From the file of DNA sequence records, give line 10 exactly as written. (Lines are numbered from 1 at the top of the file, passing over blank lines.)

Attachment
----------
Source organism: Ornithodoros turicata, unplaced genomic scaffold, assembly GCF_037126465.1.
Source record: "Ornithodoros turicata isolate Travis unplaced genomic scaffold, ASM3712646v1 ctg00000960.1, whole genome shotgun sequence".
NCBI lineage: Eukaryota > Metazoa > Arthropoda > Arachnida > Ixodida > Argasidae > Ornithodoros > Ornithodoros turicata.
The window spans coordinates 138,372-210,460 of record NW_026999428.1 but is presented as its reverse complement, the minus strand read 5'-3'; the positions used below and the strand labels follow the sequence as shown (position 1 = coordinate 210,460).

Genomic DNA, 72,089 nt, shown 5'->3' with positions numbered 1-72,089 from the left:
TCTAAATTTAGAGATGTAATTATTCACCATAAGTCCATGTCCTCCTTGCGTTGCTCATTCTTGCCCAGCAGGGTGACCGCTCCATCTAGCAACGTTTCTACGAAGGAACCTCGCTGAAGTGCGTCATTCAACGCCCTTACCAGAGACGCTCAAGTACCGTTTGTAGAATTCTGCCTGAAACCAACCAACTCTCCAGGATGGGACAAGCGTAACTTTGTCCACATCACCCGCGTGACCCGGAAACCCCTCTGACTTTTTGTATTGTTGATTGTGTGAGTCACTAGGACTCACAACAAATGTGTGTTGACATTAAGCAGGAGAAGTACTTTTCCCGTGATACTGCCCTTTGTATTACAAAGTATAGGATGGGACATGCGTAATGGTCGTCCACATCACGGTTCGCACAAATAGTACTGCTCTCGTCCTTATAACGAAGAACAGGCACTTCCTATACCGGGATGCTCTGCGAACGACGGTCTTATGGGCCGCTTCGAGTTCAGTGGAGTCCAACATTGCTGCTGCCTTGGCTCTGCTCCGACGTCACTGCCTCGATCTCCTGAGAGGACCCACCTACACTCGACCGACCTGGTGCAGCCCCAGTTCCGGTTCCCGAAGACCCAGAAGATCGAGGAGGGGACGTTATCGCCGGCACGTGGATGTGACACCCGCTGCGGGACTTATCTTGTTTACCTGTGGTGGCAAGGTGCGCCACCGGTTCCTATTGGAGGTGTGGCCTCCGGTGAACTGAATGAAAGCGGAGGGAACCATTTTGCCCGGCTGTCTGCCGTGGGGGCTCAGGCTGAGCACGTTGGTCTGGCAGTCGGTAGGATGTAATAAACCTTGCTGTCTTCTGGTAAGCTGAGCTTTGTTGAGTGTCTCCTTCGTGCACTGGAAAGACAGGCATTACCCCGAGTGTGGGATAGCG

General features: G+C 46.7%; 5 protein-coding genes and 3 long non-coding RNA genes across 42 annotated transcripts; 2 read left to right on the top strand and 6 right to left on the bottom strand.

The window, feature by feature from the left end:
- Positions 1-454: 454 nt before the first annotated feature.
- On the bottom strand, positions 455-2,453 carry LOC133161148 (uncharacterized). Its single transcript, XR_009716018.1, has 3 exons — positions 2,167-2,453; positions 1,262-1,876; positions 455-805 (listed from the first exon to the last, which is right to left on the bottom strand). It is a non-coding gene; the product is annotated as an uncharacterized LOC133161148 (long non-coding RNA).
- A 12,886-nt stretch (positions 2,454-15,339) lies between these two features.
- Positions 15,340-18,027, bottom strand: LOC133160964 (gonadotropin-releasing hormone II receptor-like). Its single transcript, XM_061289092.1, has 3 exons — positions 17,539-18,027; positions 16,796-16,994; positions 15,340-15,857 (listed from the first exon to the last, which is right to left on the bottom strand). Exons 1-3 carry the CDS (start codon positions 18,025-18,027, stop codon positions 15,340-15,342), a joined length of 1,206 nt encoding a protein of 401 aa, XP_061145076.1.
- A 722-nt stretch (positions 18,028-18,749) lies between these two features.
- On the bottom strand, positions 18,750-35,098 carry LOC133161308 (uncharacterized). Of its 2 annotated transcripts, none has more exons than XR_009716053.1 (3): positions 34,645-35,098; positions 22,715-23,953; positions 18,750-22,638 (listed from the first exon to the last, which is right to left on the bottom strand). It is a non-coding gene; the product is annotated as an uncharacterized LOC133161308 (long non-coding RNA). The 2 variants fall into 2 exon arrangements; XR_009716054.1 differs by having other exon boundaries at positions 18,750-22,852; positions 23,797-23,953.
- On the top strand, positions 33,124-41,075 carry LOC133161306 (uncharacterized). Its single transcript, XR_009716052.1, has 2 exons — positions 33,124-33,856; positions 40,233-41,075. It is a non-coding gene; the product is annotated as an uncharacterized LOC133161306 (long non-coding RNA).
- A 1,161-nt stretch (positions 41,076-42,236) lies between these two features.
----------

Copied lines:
- On the bottom strand, positions 455-2,453 carry LOC133161148 (uncharacterized). Its single transcript, XR_009716018.1, has 3 exons — positions 2,167-2,453; positions 1,262-1,876; positions 455-805 (listed from the first exon to the last, which is right to left on the bottom strand). It is a non-coding gene; the product is annotated as an uncharacterized LOC133161148 (long non-coding RNA).